This year marks the 10th anniversary of the death of Silvano Lora (1931-2003) who left behind an immense and exquisite body of work that is still as relevant as ever before. Ten years later, the legacy of this non-conformist artist and social activist is being celebrated and re-assessed in the media, art venues as well as academic institutions by intellectuals, artists, friends and relatives marked by his unique, interdisciplinary artistic vision and towering personality.
In June, for example, the Autonomous University of Santo Domingo and the Association of Constitutionalist Combatants [of the 1965 revolution and civil war] held a ceremony to pay tribute to both Silvano Lora and Jacques Viau Renaud, the Dominican-Haitian poet and educator and one of the martyrs of the armed conflict. Another tribute and re-assessment of Silvano’s legacy was his first posthumous individual show (on display from July 25-September 10, 2013) at the Galería Nacional de Bellas Artes [Bellas Artes National Gallery] in Santo Domingo, the capital of the Dominican Republic. The show won praise not only from art critics but the general public.
Sivano Lora: un arte combatiente [Sivano Lora: A Combatant Art] encapsulated the artist’s approach to art and life by showcasing a series of paintings, collages, assemblages and even texts penned by others who knew him. Among the items on display was a raft canoe built in collaboration with the craft artist Pachito. In 1992, on the eve of the official celebration of the 500th anniversary of the conquest of the Americas—known with the anachronism of “discovery”— both artists sailed the Ozama river to bring attention to the plight of indigenous people not only in Dominican Republic but also throughout Latin America. This retrospective was organized by the Taller Público Silvano Lora [Silvano Lora Public Workshop] in conjunction with the Bellas Artes National Gallery under the direction of art critic Marianne de Tolentino.
In Santiago, the second largest city, Centro León organized a panel on Silvano Lora which included among other panelists, his daughter, the historian Quisqueya Lora Hugi, Marianne de Tolentino, and the art critic and author Danilo de los Santos.
An aesthetic of rebellion
Trained in the school of Western classical painting, Silvano Lora eschewed academicism, idealism and tradition, embarking in what later became an ongoing artistic search for experimentation that lasted a lifetime. And while his art took cues from the latest trends within the international avant-garde, he was able to develop a true aesthetic of rebellion. In fact, his art was not only grounded in theory but in concrete reality. This was personified in the concrete reality of the barrios in the post-dictatorial era; overcrowded urban spaces that lacked both basic services and political freedoms. The Trujillo dictatorship (1930-1961) has left the country in shambles as many political exiles like Silvano Lora could attest. (He was exiled in Paris, France for a while. There he took part in the Algerian anti-colonial struggle).
In the early 60s, Silvano Lora was instrumental in bridging the gap between art and politics in a time when students, intellectuals and ordinary people pushed forward for more democratic reforms and freedoms. Like his peers, Silvano took part in poetry recitals, self-publishing and collective art-making as well as exhibitions that brought art to the masses: First, as a member of the Arte y Liberación [Art and Liberation] group, and second, as one of the leading members of the short-lived but far-reaching cultural action committee known as Frente Cultural Constitucionalista [Constitutionalist Cultural Front].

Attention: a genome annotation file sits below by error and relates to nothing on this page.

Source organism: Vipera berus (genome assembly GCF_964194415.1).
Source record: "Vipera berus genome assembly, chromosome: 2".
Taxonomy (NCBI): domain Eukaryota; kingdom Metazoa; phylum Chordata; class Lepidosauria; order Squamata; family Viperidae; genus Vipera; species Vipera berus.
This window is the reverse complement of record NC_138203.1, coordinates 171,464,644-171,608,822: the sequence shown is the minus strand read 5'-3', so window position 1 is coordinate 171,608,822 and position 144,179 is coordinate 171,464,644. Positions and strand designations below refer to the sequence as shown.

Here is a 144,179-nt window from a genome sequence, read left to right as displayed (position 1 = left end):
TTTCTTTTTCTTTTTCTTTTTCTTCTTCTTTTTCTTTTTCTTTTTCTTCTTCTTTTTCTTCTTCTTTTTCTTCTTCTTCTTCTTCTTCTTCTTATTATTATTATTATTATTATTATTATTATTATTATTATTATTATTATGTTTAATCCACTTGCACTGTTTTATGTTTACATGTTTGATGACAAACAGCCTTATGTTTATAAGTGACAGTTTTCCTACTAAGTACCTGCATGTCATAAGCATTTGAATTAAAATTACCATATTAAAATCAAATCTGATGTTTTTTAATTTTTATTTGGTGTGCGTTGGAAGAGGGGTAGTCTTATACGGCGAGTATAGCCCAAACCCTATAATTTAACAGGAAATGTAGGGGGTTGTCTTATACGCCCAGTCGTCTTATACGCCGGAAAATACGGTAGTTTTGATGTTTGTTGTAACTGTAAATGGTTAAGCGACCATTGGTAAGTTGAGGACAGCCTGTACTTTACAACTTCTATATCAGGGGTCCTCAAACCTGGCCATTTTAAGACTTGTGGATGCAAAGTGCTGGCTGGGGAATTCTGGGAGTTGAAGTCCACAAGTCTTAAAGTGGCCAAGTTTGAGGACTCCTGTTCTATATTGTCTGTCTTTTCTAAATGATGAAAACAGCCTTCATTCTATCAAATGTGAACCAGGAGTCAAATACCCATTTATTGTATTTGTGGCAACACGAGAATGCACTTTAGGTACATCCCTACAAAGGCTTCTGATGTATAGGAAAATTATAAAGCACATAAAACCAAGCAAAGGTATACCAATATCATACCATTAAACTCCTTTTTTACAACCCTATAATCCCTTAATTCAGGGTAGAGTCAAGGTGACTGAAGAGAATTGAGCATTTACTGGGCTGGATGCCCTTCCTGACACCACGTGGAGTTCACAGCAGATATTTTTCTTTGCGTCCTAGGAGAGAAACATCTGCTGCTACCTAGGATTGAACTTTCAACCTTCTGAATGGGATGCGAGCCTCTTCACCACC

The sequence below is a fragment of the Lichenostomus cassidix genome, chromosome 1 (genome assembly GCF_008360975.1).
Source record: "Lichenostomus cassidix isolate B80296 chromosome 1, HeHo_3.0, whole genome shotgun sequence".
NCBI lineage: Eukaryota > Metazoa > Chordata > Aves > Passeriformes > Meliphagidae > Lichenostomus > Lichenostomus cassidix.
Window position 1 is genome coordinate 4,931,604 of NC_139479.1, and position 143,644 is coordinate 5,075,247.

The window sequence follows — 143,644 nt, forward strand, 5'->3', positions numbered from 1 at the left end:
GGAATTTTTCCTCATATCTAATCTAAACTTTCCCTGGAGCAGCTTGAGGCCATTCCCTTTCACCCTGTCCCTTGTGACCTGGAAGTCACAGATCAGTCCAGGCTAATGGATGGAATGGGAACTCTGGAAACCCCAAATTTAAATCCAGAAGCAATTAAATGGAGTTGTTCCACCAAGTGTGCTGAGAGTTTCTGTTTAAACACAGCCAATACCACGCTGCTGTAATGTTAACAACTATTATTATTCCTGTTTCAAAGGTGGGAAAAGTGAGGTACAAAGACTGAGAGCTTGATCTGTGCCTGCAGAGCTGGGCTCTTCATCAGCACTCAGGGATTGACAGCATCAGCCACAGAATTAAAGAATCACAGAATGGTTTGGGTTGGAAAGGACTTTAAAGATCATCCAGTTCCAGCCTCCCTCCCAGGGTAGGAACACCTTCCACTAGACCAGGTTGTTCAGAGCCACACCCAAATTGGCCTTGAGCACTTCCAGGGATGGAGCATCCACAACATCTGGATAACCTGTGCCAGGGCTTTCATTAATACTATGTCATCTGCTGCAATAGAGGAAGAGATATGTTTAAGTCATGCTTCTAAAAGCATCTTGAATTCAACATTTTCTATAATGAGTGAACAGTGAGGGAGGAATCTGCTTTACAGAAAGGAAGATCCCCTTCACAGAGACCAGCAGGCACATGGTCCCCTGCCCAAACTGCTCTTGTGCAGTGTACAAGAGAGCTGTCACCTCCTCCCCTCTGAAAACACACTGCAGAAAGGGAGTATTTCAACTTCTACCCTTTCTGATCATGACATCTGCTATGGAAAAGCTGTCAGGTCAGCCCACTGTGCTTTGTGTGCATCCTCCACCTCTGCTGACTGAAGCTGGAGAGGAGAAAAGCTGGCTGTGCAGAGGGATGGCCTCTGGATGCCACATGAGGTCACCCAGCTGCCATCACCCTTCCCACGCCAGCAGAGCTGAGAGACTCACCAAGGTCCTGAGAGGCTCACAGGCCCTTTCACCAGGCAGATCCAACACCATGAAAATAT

During the 1965 popular uprising that opposed the 1963 coup, the Frente Cultural made posters, organized art exhibits and published a collection of poems entitled Pueblo, sangre y canto [literal translation: People, Blood and Song]in which poets expressed their unconditional support to the revolutionary cause. A statement signed collectively by Frente Cultural in support of the ideals and goals of the revolt first saw the light of the day in the first edition of that book. According to Juan José Ayuso, a poet, historian and former Frente Cultural member, “the book appeared in September of 1965”. In 1985, a second edition published by Autonomous University of Santo Domingo was released to commemorate the 20th anniversary of the revolution.
Poster by the Frente Cultural circa 1965 [From the book Historia gráfica de la Guerra de Abril (1981 edition) by Fidelio Despradel]
After the revolution, a twelve-year semi-dictatorial regime imposed terror in the streets. Combatants and unionist were murdered. Others like Silvano Lora were forced to go into exile. But he never became disengaged from his place of birth, denouncing the state terror facing Santo Domingo whenever he went. At the same time, Silvano continued to produce art in places like Panama where he gave talks to artists and young people and collaborated with plastic artists to create participatory art spaces such as murals.
Upon his return, Silvano continued his social art practice. Some of his long lasting contributions are a film festival, a rural museum in Baoruco province as well as the Bienal Marginal in Santa Bárbara—a working-class neighborhood located in the Colonial City of Santo Domingo— which showcased work produced by ordinary people, among others.
The artist, writer, filmmaker, revolutionary combatant, activist and father remained committed to social change until the end. What was truly admirable was that at no point in his prolific career, his art was driven by the dehumanizing desire to accumulate lucre but instead, it was driven by a collective desire to change the status quo. Ten years later, his work remains vital. Never a pessimist, Silvano Lora was— in the words of his friend Marianne de Tolentino — “an untamed artistic rebel who never believed in lost causes”.
Amaury Rodriguez/Guest contributor